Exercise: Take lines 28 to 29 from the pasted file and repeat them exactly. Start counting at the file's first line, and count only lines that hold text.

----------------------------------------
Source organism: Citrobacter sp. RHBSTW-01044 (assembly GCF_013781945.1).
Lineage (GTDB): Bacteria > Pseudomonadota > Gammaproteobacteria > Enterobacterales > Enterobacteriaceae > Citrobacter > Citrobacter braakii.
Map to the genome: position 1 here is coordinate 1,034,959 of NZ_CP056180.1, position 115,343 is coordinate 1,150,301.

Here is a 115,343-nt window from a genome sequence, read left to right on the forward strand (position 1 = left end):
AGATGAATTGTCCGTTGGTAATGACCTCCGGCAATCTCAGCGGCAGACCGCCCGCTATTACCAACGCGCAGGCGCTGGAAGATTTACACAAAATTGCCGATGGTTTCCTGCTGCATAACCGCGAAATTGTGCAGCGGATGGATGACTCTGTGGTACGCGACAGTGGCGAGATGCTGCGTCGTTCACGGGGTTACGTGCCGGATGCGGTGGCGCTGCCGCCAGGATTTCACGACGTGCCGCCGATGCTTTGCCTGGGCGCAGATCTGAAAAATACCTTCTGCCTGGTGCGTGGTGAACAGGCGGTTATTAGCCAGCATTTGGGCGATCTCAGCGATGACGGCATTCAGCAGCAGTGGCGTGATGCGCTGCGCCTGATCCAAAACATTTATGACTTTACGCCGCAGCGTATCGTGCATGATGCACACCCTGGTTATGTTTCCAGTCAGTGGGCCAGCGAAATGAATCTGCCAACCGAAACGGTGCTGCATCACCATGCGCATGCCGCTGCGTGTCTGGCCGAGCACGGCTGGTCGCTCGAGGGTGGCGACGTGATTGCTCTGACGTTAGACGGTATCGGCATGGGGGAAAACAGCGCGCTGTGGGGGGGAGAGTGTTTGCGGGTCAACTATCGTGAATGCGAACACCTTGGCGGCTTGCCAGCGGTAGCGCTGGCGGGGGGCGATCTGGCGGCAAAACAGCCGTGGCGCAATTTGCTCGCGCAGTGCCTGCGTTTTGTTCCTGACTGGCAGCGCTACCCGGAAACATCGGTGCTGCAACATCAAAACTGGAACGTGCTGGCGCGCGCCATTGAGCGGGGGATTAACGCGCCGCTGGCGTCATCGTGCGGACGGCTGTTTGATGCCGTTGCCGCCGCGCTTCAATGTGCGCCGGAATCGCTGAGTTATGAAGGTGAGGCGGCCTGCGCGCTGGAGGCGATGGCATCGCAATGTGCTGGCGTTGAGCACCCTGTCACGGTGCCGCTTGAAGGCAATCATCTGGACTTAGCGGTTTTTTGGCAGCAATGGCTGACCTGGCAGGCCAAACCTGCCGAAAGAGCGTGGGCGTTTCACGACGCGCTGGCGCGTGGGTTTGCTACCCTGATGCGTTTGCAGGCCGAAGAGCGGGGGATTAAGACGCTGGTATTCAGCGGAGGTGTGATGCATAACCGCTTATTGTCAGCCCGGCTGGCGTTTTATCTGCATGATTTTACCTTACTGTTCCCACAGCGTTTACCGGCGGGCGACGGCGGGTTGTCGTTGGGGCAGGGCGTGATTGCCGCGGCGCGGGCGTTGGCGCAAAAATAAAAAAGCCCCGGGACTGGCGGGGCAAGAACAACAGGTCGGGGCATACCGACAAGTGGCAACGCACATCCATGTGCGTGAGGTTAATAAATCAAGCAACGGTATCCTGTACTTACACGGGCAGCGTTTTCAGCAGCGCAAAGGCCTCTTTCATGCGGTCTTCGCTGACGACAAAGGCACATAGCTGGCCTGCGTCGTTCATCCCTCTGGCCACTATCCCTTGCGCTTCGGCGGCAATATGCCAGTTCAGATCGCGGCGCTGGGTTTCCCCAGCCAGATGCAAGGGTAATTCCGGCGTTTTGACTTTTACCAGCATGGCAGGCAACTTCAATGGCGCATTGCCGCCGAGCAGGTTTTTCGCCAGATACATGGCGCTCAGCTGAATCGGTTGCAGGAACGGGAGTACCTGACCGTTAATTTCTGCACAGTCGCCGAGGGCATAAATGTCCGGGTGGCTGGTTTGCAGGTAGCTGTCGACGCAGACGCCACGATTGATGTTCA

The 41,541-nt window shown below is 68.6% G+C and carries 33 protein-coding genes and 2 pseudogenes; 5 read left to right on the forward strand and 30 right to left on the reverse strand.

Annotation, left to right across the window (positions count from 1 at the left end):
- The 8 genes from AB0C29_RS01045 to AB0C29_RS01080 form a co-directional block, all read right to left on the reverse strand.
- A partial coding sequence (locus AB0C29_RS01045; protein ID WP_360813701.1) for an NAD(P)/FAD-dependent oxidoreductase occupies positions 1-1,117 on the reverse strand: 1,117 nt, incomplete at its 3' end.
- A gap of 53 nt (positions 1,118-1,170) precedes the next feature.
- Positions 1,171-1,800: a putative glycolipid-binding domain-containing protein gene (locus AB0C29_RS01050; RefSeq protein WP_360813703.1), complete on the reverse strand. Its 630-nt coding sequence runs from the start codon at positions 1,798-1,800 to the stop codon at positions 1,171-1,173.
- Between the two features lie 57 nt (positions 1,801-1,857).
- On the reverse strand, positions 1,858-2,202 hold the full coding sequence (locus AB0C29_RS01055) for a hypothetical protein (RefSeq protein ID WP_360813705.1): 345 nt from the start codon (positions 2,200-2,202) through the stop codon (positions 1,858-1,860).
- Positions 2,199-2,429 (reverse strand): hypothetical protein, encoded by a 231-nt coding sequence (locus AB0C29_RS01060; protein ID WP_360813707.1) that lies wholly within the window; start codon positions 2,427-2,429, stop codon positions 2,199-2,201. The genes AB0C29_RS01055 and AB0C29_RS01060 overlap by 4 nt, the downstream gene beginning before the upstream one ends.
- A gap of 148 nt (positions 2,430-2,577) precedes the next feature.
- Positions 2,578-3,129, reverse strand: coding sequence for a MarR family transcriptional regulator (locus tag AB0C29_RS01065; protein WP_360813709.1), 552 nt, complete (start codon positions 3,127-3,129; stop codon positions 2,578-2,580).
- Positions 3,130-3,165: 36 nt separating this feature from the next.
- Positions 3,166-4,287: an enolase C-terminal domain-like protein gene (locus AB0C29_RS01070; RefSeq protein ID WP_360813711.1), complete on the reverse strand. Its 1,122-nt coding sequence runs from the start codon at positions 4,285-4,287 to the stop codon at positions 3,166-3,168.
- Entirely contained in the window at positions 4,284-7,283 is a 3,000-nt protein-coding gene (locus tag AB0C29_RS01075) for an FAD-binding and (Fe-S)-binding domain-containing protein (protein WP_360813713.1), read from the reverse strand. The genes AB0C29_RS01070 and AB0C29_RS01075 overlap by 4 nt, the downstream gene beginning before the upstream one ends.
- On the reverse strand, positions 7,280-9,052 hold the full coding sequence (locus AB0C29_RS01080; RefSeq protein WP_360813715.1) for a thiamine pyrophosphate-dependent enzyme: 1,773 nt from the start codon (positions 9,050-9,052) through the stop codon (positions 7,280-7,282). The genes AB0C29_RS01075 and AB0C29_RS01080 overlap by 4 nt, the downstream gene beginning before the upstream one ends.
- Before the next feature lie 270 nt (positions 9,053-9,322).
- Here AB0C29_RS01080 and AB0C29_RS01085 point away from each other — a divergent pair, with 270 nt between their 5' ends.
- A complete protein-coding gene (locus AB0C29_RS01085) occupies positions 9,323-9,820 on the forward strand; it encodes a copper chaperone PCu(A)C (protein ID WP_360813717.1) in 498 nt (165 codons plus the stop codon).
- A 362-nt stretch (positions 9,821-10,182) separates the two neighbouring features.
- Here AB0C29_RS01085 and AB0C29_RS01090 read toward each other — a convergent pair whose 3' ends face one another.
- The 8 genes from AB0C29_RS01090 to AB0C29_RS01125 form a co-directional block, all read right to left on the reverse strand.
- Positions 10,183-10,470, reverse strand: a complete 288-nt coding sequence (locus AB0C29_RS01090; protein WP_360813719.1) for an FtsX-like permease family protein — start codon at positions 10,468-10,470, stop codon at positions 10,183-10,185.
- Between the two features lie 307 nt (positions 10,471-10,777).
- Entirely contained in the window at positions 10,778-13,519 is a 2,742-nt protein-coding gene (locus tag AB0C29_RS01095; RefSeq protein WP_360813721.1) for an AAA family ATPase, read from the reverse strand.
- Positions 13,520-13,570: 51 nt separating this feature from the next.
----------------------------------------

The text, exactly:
- Between the two features lie 307 nt (positions 10,471-10,777).
- Entirely contained in the window at positions 10,778-13,519 is a 2,742-nt protein-coding gene (locus tag AB0C29_RS01095; RefSeq protein WP_360813721.1) for an AAA family ATPase, read from the reverse strand.